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Madison, partners, to move homeless men from cramped shelters to Warner Park facility amid COVID-19 pandemic
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Madison, partners, to move homeless men from cramped shelters to Warner Park facility amid COVID-19 pandemic

From the The COVID-19 pandemic hits home: Keep up with the latest local news on the coronavirus outbreak series
Warner Park

Advocates say the Warner Park Community Recreation Center on the North Side offers far better facilities for housing the homeless during a pandemic than a patchwork of church basements.

To ease crowding in Madison’s emergency homeless shelters, the city and Dane County on Thursday announced that Warner Park Community Recreation Center on the North Side will be used to house homeless men during the COVID-19 pandemic.

The city and partners are preparing the facility to accommodate up to 125 homeless men nightly and expect to have the facility, which had been closed in response to the outbreak, ready for guests by the end of the month, Mayor Satya Rhodes-Conway said Thursday.

Nonprofit Porchlight Inc. currently runs the men’s emergency shelter system from a cramped, primary site in the basement of Grace Episcopal Church on Capitol Square and overflow spaces in the basements of two other Downtown churches. Porchlight has taken steps to protect the men but has limited space to practice social distancing or isolate those who may have been exposed to the virus and is struggling to staff three shelter sites, the nonprofit has said. The most vulnerable have already been relocated to hotels and motels.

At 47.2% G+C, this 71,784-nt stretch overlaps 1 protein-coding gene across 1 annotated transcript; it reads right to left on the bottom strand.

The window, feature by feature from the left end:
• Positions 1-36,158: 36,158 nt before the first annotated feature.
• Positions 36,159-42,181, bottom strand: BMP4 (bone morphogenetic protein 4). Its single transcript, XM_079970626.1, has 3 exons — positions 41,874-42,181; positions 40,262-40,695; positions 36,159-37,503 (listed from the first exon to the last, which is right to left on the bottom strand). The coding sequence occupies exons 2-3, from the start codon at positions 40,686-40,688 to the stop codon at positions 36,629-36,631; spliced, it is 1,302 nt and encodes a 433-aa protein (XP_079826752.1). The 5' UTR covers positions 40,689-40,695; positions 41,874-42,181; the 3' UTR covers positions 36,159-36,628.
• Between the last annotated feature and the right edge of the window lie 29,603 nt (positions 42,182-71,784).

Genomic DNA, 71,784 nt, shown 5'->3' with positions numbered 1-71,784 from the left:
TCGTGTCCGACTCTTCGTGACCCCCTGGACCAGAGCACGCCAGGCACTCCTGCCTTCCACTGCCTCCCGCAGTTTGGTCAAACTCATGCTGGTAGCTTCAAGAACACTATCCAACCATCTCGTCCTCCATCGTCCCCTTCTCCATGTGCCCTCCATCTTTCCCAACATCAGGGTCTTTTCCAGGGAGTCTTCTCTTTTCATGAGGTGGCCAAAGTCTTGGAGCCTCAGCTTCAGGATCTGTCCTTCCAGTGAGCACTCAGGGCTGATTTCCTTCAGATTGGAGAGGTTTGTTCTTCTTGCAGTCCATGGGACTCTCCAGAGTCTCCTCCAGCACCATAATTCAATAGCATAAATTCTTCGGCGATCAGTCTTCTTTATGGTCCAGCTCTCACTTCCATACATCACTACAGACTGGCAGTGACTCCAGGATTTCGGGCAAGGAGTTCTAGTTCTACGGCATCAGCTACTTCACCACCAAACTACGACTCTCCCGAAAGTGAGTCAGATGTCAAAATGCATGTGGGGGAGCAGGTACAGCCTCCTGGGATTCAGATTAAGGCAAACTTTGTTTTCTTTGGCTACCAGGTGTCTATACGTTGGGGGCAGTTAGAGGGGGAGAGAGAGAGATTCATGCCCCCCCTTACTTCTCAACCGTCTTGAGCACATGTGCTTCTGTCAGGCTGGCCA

In recent days, Porchlight has been serving about 100 men nightly, and the city and others have been making efforts to find housing for those who are unable or unwilling to stay in the current men’s shelters, Jim O’Keefe, city community development director, said.

“The first priority is to to do whatever we can to improve the safety of very vulnerable people,” O’Keefe said, adding that Warner Park will not be used to shelter those who have symptoms or test positive for COVID-19. Those people will be sheltered in hotels or motels, he said.